Assume They Are Still Listening
DOW + 82 = 17,924
SPX + 7 = 2088
NAS + 25 = 4945
10 YR YLD – .06 = 2.18%
OIL – 1.95 = 58.98
GOLD – 7.00 = 1185.20
SILV – .19 = 16.40
Britons voted today in one of the tightest elections in decades. Final opinion polls showed Prime Minister David Cameron’s Conservatives and Ed Miliband’s opposition Labour Party almost in a dead heat, indicating neither will win enough seats for an outright majority in the 650-seat parliament. Exit polls indicate a victory for the Conservatives but not enough for a majority, so talks will begin tomorrow with smaller parties to strike deals.
And those smaller parties could have a big influence on major decisions. The U.K. Independence Party is on track to become the country’s third largest political party. Its key goal is putting Britain’s EU membership up for an in-or-out referendum, sooner rather than later. UKIP is expected to prop up a Conservative government in exchange for an EU vote. For the financial markets, this is the No. 1 worry. The Scottish National Party looks set for big gains in Scotland, which it wants to see split off from the rest of the U.K.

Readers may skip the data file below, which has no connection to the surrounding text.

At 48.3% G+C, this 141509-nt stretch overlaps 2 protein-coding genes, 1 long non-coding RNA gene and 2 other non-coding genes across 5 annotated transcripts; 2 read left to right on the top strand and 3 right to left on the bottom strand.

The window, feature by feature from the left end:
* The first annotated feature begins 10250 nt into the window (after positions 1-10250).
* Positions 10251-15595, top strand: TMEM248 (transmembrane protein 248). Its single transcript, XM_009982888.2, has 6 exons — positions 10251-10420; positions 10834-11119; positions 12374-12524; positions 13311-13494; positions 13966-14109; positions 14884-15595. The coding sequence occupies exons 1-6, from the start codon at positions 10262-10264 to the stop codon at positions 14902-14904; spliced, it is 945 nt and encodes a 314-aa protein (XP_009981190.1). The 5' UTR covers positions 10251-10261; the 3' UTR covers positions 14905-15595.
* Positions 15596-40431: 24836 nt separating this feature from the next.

So, in addition to worrying about a possible Greek exit from the Euro-union, we now are supposed to be concerned with a British exit, and the whole thing is putting pressure on German bunds, or bonds. And you’re thinking “So what? I don’t own any German bunds.” You don’t have to own German bonds to be affected by that market. The bund is a benchmark and the recent selloff in Euro-debt affects global markets, including the US, and it affects everything from the strength or weakness of the dollar, to corporate profits, to the interest rate on your mortgage to the price of gasoline at the pump.